Jump to content

w squared

Member
  • Content Count

    96
  • Joined

  • Last visited

Community Reputation

0 Neutral

About w squared

  • Rank

Contact Methods

  • Website URL
    http://

Profile Information

  • Location
    Somewhere in the patch.
  1. One would have to question the quality of the meat if the moose are being chased to exhaustion before being shot. Personally, I don't think that you should shoot an animal unless you intend on eating it...but that's just my take.
  2. Hmmm...lots of good info. Thanks for the input from those in the know! I 100% agree with the concept that you should have a pilot with appropriate experience...but if the police service in question sees the need to have their pilot as a sworn officer, would it make sense to take a pilot with the appropriate experience and subsequently provide the police-specific training? To my mind that makes more sense than taking a police officer with no flying experience and then giving him a "crash course" (morbid pun not intended, but noticed) in flying? Given the CPS pilot requirements, it wou
  3. That's exactly why I'm asking these questions. I've met lots of folks in my current job that didn't protect themselves for one reason or another and now regret it. A helmet protects your ears, your eyes, and your skull...I for one put a pretty high value on those three items, so I don't mind spending a bit of money to get the right equipment to protect myself. So far, I'm pretty much sold on the hush kit. I'm also thinking long and hard about the CEP, but the idea of an ANR headset seems appealing for longer flights from airport A to airport B.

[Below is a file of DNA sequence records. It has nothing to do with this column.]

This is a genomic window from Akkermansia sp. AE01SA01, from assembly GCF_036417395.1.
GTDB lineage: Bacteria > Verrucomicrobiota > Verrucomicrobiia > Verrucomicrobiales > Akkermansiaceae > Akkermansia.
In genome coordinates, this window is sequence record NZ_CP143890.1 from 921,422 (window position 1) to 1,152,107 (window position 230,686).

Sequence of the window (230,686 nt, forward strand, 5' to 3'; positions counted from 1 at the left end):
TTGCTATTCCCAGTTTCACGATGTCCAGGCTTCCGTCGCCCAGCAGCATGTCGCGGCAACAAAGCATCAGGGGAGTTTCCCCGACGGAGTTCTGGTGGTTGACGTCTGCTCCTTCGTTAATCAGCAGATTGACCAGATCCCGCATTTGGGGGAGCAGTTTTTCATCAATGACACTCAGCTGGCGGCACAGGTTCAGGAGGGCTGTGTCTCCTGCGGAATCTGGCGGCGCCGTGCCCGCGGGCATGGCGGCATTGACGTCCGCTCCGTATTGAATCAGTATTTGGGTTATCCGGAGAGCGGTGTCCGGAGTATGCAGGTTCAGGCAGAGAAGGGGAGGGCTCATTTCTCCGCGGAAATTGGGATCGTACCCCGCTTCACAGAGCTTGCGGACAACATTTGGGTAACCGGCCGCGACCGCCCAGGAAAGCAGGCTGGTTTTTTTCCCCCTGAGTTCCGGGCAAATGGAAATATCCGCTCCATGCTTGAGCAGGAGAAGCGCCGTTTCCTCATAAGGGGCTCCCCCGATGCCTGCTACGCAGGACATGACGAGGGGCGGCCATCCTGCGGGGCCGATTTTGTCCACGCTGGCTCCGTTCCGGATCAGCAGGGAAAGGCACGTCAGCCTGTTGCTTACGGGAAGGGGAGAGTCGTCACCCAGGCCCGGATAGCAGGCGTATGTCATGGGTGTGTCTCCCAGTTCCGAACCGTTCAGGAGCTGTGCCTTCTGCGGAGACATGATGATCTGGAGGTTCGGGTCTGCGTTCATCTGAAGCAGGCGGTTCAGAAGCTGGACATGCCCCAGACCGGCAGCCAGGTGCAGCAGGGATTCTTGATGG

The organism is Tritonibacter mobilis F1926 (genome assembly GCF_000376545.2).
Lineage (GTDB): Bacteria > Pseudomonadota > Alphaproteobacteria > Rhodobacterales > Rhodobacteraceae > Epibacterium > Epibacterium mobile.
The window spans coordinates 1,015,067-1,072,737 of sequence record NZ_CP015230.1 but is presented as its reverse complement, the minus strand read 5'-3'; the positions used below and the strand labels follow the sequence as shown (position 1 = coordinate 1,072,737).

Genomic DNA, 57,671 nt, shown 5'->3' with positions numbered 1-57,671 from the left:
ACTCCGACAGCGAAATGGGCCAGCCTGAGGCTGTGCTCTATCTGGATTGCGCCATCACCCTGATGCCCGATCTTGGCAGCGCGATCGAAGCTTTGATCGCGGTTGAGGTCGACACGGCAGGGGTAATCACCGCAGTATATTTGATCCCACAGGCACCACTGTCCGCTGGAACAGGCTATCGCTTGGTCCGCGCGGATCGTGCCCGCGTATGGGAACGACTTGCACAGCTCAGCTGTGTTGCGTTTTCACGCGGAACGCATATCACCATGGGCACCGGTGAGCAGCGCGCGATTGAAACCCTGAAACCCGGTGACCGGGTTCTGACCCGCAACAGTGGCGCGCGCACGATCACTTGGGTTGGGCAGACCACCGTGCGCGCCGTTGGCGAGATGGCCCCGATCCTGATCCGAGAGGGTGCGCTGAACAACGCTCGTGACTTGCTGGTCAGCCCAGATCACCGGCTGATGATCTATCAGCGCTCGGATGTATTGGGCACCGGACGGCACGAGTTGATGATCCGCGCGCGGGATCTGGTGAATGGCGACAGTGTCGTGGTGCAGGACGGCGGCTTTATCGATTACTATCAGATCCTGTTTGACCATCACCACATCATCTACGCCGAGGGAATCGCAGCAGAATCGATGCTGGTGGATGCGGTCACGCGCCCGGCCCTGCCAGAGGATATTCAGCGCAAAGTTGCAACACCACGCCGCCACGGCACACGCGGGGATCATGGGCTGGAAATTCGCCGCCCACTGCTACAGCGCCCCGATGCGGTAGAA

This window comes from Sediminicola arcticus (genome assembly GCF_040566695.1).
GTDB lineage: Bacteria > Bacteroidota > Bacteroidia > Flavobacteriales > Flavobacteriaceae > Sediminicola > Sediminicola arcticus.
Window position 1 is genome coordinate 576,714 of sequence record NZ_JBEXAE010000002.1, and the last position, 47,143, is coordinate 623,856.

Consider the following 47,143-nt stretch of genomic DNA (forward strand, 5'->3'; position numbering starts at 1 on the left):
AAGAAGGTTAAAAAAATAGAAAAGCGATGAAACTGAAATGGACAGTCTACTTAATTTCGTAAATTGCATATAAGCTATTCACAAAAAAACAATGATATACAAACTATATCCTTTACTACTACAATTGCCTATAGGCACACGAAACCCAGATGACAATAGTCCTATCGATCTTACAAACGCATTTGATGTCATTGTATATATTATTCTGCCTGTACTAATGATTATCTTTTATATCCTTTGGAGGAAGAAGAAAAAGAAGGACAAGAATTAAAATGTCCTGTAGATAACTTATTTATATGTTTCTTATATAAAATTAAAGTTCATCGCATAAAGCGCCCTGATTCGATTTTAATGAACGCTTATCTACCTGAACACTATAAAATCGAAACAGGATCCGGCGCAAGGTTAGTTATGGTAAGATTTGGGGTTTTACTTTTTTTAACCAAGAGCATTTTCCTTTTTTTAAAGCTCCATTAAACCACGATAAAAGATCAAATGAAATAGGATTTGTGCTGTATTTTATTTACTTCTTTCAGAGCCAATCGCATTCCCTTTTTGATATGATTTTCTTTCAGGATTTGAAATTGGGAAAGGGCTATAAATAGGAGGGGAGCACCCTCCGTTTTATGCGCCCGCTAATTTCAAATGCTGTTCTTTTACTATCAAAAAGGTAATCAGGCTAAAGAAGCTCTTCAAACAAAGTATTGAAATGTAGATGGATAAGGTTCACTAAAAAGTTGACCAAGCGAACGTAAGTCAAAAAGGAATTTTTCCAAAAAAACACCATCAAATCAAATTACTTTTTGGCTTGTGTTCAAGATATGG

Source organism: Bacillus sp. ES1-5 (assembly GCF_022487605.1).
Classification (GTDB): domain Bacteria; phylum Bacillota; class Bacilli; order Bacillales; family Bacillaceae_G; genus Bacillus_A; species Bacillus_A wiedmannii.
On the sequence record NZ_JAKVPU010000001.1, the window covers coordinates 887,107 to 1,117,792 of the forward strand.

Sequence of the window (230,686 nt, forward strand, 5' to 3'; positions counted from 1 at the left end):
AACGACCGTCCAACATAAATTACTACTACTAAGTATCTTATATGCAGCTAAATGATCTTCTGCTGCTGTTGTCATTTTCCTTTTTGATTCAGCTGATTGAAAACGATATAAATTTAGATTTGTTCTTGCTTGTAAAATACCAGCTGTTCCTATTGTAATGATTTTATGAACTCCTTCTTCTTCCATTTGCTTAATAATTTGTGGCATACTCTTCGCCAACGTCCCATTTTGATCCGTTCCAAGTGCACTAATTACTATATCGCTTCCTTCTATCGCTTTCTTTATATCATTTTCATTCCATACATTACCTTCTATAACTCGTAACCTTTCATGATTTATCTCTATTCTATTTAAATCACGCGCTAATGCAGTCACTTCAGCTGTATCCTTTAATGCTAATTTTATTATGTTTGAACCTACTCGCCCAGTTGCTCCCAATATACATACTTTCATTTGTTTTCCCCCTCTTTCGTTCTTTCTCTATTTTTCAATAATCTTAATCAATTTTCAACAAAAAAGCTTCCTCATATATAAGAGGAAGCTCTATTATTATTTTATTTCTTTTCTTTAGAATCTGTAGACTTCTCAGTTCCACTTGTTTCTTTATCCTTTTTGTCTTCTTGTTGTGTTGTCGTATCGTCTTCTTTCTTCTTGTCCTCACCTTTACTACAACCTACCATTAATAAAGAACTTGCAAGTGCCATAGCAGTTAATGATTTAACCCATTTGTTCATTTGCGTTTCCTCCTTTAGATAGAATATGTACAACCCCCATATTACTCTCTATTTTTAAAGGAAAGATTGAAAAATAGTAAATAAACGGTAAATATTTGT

4. The MD500/530...in all it's fascinating variants. There's just something sexy about that angry egg.
  5. Hmmm...I knew that cop cars didn't carry normal insurance, but I didn't think of it when I posted that. I wonder if the same applies to police air units. Although I'd wager that a police department would still have to carry liability insurance on an air unit..does anybody know for sure? Helicopper?
  6. Yup...many people can tell you what you want to hear over the course of a one hour interview - but their true colours are likely to show through if the interview lasts four months. Thanks, Cole. I look forward to seeing the info you've gathered. :up:
  7. Wouldn't it be cheaper to train pilots to become police officers? Not to trivialize police training, but I doubt that the training costs would add up to the same amount as a rotary CPL, a 500N type rating, and acquiring enough hours to meet the inevitable insurance minimums.
  8. That approach actually makes a lot of sense to me. My current employer has a similar approach, except that the initial program is 5 days of unpaid training, followed by a month or two of paid in-the-field training. Then again, we're not footing the bill for 100 hours of 206 time.
  9. I'm looking for former/current students of the GSH school, hopefully folks that went through the program since they moved it to CYBW. What were your experiences during your time there? Positive? Negative? Indifferent? Do the students at Bighorn throw rocks at you while you're doing circuits? :shock: From what I can gather from their website, their aim seems to be the production of small classes, and then hiring most or all of their graduates (provided that aptitude and attitude are satisfactory) My thought is that they must see a benefit to having new hires that have done all